Asking someone to design the future must be a tricky proposal. There are a number of considerations -- buildings, vehicles, and of course, your specialty, fashion. Do you borrow from the past and create a retro-chic look? Maybe go high tech/low power-source for a modern steampunk approach? How about creating something sleek and shiny from whole cloth? In a pinch, of course, you can always opt for jumpsuits. As the fashion consultant for Spike Jonze's new film Her, which takes place in an unspecified future, you opted for something subtler: high-waisted pants.
Okay, that's oversimplifying your contribution quite a bit. However, it does speak to Jonze's approach as writer and director. Everything--like those pants--is just different enough to register as slightly beyond our current context. Most of the future is just small, logical extrapolations of what is already familiar: technology is a touch sleeker, transportation is cleaner, and people are even more preoccupied with their mobile devices than they are today. Keeping the future simple is important because Her's premise is a doozy: the sordid love affair between a man and his operating system.
When Theodore Twombly (Joaquin Pheonix) installs the "the world's first artificially intelligent operating system" on his computer, it almost immediately configures itself to use a female voice (Scarlett Johansson's, to be exact), naming itself Samantha. The two start up a professional, if casual relationship. As Samantha performs routine tasks such as reading emails and copy editing his work, Theodore starts to develop real feelings for her. In fact, the blossoming love goes both ways. Although Samantha is quick to point out that she is only doing what her creators programmed her to do, both she and Theodore start to realize that they have a real connection.
Or at least a connection that feels real. In Jonze's future, life is disconnected to the point that people knowingly let others define their existence. Theodore himself works as a writer at Beautiful Handwritten Letters, a service specializing in drafting heartfelt, personal messages sent to husbands and wives, sons and daughters, and all other personal relations. The thing is, the inauthenticity of these seems to be acknowledged by both the senders and recipients. Theodore manages the personal interactions the same way a system utility would organize files and folders. When the personal can be taken out of interpersonal relationships, taking the actual person out isn't much of a stretch.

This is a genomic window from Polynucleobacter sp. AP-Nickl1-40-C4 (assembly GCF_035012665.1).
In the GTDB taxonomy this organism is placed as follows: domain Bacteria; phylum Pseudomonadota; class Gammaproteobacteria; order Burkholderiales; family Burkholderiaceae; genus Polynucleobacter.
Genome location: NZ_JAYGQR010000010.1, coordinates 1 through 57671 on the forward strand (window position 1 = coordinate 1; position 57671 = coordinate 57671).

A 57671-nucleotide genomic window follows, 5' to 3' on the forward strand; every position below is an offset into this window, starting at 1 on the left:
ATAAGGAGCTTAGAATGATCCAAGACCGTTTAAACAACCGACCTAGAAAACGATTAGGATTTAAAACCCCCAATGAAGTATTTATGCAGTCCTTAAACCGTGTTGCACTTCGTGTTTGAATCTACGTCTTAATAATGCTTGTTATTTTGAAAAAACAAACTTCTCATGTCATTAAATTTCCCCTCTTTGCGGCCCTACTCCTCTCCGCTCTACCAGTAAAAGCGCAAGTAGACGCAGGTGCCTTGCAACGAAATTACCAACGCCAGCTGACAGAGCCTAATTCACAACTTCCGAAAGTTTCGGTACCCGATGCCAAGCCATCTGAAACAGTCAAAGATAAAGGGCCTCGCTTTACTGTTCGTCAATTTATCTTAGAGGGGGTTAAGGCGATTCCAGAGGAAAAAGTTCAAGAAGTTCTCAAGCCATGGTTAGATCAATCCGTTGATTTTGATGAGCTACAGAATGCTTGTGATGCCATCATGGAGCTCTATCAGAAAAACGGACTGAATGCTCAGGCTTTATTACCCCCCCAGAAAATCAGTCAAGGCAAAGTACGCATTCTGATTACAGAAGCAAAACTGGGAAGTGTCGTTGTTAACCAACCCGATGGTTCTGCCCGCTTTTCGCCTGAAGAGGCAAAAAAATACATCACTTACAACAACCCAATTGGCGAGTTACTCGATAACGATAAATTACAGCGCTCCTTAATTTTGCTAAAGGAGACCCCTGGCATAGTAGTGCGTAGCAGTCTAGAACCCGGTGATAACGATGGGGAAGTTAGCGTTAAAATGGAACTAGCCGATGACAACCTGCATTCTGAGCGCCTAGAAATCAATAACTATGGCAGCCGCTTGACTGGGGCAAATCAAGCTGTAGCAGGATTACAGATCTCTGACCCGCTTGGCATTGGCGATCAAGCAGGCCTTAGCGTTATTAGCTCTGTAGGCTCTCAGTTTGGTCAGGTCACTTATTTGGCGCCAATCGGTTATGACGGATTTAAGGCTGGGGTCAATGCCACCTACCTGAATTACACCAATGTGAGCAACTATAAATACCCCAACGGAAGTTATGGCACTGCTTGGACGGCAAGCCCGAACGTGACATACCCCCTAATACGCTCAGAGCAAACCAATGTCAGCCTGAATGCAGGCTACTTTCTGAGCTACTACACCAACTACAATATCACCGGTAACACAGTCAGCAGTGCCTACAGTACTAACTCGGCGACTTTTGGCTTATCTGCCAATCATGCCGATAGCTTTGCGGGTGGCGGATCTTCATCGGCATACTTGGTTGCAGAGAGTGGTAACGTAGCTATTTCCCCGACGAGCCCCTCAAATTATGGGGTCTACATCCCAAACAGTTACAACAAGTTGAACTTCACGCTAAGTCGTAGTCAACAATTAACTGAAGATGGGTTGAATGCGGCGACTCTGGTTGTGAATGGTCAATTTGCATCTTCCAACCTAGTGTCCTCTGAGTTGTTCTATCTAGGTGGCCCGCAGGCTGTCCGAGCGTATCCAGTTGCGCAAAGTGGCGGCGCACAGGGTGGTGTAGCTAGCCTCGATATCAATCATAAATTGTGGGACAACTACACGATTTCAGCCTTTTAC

After all, the same way a strange new fashion becomes normalized over time, so does behaviour. One of the surprising elements in Her is not just the central relationship itself, but people's reaction to it. Theodore's longtime friend Amy (Amy Adams, seemingly relaxed to finally playing an actual person instead of a capital-C Character) similarly finds solace in her operating system, as it helps her through issues of her own. She is delighted and curious, if not a bit jealous, that Theodore and Samantha's relationship has become intimate. Her does not so much ask us to gawk at this strange scenario, but instead draws a map showing how we might get to that point. Only Theodore's soon to be ex-wife Catherine (Rooney Mara) calls him out on the relationship, accusing him of taking the easy path, creating a surrogate that fits his ideal. Jonze isn't preaching through Catherine, though; Samantha isn't quite so easily defined. Like the other newly installed self-aware operating systems, Samantha isn't cognizant of her own potential. As she becomes increasingly more sure of herself, the relationship grows both more human and more confounding to Theodore.
It would be too pat to say that through his relationship with a computer, Theodore realizes that he needs other people. Jonze is thankfully above that. He's curious about what a true connection is--physical, mental, emotional, or something else altogether--and the way it never follows the easy path you expect. He's also interested in solid storytelling with compelling characters, whether they appear onscreen or not. And that's always in fashion.
Liking the cut of your jib,